of all the bands that pride themselves in writing quality sad bastard music, the national have to be on the short list of bands that do so in a very convincing manner. since 2005’s alligator, matt berninger’s suave baritone coupled with the music of the dessner and devendorf brothers have been dominating the indie rock scene, earning the national spots on presidential campaign tours and a slot on damn near every one of my applicable mixtapes.
high violet turned the heads of nearly anybody who’s anybody in the music industry back in 2010; the pounding post-punk tendencies of earlier albums had mostly been quelled, giving way to signature mid-tempo songs like “terrible love” while still churning out incredibly memorable offerings in “bloodbuzz ohio” and “conversation 16.” this impressive feat was coupled with an additional handful of songs on a bonus disc that were recorded during the high violet sessions but didn’t quite fit thematically, rounding out the national’s best batch of songs to date.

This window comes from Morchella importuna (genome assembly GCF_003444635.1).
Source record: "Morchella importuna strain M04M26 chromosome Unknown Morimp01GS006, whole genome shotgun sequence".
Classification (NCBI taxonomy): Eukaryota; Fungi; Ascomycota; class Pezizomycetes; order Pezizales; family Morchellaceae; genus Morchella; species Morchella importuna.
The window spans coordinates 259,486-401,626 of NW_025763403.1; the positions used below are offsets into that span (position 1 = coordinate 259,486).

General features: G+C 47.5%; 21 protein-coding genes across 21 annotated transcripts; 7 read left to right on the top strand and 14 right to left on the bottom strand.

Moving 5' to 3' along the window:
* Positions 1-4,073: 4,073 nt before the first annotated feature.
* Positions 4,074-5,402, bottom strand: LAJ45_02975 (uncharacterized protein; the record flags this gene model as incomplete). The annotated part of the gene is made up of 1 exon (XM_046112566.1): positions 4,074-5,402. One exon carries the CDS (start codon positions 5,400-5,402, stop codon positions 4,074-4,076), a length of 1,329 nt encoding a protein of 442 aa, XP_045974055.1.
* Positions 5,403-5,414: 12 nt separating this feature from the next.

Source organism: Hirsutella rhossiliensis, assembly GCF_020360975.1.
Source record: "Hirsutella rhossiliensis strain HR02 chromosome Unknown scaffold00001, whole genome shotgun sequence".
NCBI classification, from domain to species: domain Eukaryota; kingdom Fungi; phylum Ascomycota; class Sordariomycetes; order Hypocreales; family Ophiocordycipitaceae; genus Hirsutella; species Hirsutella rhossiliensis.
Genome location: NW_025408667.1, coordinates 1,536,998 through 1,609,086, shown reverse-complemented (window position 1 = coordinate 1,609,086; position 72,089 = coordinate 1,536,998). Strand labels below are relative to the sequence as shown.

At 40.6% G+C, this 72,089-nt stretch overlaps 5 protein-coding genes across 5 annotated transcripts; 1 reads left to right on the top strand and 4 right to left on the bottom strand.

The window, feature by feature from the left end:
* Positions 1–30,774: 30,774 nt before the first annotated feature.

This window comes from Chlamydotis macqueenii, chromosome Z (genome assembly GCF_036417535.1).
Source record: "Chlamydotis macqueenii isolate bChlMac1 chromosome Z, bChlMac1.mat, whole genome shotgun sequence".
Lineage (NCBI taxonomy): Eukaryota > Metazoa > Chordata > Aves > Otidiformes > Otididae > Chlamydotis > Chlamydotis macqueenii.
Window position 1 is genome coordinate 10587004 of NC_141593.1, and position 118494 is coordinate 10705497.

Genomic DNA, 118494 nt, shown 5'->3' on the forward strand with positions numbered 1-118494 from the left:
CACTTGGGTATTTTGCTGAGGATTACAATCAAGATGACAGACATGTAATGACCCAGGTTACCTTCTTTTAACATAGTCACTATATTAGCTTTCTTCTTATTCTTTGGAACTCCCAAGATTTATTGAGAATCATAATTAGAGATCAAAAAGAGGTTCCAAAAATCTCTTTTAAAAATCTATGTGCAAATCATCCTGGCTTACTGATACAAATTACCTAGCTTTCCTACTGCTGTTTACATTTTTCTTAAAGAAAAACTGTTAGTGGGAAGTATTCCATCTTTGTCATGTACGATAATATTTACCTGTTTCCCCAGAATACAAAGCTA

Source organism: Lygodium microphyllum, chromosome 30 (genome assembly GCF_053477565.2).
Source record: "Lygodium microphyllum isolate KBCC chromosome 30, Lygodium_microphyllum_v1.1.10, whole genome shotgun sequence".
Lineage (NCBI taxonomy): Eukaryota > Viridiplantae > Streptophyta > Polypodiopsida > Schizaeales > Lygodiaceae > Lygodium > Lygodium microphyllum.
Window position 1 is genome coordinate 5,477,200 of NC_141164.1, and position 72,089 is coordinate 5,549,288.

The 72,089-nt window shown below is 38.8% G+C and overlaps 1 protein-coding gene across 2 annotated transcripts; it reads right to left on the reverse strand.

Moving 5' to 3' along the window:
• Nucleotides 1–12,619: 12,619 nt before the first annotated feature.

to follow something so monumental with so much confidence would be a daunting task, so it’s understandable that the national took three years to do so. songs on trouble will find me began cropping up in late 2011, and a year later, the band had premiered a quarter of the album’s content in live settings. the release of lead single “demons” early this year cemented my anticipation of continuity from high violet; bryce devendorf’s signature drumming is plastered all over this track and from the moment berninger sings “i’m still in love with / everyone i grew up with,” it’s evident that his morose lyrical palate is here to stay. what threw me were tracks like “don’t swallow the cap” and “graceless,” the former of which my dad immediately compared to the cure’s earlier catalogue. this reappearance of the national’s post-punk roots was unexpected, but proves itself to be gloriously refined, courtesy of the band’s maturation.
“sea of love” seems to be the national’s follow-up attempt at recreating “bloodbuzz ohio,” a valiant effort that falls slightly short, simply due to the fact that a song of that caliber can’t be effectively replicated. plenty of tear-jerkers still exist throughout trouble will find me; “heavenfaced” and “pink rabbits” are two of my early favorites from an album that should probably be saved for an incredibly dreary day, so i can adequately soak up its aesthetic. in a world of sad, the national hold on to their crowns for another year.